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This question already has an answer here:

my server copy it if you want! :) how do i find my ipv4 using python? can i you try to keep it real short?

import socket

def Main():
    host = '127.0.0.1'
    port = 5000

    s = socket.socket()
    s.bind((host,port))

    s.listen(1)
    c1, addr1 = s.accept()
    sending = "Connection:" + str(addr1)
    connection = (sending) 
    print(connection)
    s.listen(1)
    c2, addr2 = s.accept()
    sending = "Connection:" + str(addr2)
    connection = (sending)
    print(connection)
    while True:
        data1 = c1.recv(1024).decode('utf-8')
        data2 = c2.recv(1024).decode('utf-8')
        if not data1:                            
            break
        if not data2:
            break
        if data2:
            c1.send(data2.encode('utf-8'))
        if data1:
            c2.send(data1.encode('utf-8'))
    s.close() 

if __name__== '__main__':
    Main() 

thx for the help i appreciate it!

marked as duplicate by Marc B, spectras, Bhargav Rao python Oct 20 '16 at 19:41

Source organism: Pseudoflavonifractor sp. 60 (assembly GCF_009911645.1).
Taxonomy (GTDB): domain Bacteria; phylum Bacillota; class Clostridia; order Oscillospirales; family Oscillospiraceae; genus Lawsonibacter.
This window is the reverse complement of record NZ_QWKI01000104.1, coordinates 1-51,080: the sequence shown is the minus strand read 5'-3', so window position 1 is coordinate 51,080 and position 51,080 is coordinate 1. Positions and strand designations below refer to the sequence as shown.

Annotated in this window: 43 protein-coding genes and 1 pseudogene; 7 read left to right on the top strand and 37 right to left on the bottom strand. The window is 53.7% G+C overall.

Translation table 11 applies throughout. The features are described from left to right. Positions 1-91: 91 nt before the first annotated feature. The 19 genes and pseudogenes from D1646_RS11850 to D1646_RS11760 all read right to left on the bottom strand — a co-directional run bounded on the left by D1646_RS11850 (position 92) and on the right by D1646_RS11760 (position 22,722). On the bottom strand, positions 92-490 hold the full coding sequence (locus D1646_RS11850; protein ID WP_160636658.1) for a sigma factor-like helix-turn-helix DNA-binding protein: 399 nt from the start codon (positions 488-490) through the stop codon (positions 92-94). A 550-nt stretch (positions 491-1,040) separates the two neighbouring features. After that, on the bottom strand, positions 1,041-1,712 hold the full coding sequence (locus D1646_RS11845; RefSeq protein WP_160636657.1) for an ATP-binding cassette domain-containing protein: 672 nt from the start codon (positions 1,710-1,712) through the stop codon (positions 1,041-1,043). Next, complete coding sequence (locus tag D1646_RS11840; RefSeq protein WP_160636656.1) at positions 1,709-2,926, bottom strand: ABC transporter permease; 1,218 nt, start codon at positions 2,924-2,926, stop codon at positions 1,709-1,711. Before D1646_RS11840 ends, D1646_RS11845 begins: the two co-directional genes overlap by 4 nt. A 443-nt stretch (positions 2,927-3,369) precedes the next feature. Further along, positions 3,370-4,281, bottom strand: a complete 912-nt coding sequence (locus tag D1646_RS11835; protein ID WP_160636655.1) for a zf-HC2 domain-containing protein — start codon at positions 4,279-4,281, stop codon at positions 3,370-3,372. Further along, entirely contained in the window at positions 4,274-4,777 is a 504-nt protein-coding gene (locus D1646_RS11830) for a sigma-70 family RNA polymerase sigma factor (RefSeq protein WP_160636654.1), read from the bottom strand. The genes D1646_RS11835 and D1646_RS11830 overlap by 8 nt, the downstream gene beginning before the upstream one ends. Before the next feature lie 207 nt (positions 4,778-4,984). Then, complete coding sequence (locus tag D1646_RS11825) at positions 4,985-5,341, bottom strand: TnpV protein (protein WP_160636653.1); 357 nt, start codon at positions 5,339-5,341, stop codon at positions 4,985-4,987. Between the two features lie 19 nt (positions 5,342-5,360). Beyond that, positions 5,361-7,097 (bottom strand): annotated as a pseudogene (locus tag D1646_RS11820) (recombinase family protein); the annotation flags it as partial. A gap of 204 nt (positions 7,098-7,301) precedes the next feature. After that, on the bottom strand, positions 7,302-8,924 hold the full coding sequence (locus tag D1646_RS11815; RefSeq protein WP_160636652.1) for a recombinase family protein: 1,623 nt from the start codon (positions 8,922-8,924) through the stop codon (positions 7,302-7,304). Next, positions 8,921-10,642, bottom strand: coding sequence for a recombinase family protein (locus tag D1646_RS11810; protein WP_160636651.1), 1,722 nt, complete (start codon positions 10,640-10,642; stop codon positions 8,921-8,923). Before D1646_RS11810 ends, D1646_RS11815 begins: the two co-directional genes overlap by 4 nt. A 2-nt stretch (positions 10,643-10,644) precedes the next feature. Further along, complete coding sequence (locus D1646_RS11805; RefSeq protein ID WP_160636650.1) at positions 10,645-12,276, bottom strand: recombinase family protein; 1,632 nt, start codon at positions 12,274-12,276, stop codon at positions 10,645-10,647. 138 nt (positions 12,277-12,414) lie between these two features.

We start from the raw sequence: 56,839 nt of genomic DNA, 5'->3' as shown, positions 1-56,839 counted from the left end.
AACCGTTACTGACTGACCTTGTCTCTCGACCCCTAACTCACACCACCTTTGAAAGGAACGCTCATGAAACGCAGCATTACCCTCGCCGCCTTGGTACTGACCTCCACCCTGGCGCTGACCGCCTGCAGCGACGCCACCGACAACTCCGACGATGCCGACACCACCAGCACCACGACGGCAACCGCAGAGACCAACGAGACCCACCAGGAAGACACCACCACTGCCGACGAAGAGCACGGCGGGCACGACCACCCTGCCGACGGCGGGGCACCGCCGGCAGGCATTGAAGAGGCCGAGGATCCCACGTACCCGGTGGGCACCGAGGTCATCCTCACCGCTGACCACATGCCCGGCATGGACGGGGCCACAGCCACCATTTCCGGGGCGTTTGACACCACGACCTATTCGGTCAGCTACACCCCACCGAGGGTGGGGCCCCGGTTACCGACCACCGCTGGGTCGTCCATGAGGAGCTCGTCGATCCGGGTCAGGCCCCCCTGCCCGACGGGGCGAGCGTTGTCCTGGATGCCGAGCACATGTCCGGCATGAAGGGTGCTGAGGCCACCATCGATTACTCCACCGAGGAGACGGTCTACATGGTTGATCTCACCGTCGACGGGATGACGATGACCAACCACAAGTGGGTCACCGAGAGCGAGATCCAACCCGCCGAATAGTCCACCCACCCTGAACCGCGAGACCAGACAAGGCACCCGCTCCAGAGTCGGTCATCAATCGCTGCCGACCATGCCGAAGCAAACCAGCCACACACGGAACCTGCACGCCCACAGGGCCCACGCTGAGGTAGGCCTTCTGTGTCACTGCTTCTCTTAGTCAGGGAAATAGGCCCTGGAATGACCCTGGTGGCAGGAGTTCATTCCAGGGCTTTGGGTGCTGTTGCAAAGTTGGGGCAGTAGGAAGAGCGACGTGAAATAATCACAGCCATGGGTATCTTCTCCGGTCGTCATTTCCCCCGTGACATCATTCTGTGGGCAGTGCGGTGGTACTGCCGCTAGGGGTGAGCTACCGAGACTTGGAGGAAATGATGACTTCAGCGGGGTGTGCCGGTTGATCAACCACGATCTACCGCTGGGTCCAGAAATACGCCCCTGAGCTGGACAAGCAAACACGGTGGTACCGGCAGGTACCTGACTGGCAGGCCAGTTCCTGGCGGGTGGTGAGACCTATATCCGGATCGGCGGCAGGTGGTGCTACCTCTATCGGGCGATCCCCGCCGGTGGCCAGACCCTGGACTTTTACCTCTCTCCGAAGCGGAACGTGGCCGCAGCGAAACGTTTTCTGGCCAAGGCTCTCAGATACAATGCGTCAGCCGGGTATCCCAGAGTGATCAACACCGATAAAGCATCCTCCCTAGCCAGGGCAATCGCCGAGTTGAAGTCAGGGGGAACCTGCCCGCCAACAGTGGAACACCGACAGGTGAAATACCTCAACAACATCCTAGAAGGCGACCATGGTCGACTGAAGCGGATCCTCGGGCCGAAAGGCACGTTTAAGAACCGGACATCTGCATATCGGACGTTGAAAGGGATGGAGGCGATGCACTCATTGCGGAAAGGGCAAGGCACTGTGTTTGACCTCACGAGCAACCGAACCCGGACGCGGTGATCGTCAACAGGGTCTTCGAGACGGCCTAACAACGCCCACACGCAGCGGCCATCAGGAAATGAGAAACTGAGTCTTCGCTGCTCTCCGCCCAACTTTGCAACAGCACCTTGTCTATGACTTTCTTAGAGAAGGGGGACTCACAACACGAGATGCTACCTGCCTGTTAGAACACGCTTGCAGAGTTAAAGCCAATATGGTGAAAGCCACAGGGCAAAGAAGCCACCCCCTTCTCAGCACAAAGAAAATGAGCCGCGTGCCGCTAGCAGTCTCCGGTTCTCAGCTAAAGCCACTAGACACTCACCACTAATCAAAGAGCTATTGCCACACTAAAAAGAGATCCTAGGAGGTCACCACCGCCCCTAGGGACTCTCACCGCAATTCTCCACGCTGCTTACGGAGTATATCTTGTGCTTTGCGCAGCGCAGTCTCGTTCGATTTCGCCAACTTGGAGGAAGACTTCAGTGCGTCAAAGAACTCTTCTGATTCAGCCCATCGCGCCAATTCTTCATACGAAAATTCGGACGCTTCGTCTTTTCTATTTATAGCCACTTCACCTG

This question has been asked before and already has an answer. If those answers do not fully address your question, please ask a new question.

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That's all you need for the local address (returns a string):

socket.gethostbyname(socket.gethostname())
  • thx! for the help! – Matt Oct 19 '16 at 15:59
  • @MatthewYeomans-Jones> you may want to consider that “The gethostbyname*(), functions are obsolete. Applications should use getaddrinfo(3) instead” (from the man page). – spectras Oct 19 '16 at 15:59
  • By the way, on my laptop, this returns 127.0.1.1 – spectras Oct 19 '16 at 16:04
  • @spectras see this: serverfault.com/questions/363095/… – Dartmouth Oct 19 '16 at 16:05
  • @Dartmouth> Thanks, I knew the reason actually, I was just pointing out that this solution is unreliable, as it gives a wrong result with default install of several distribs. – spectras Oct 19 '16 at 16:07

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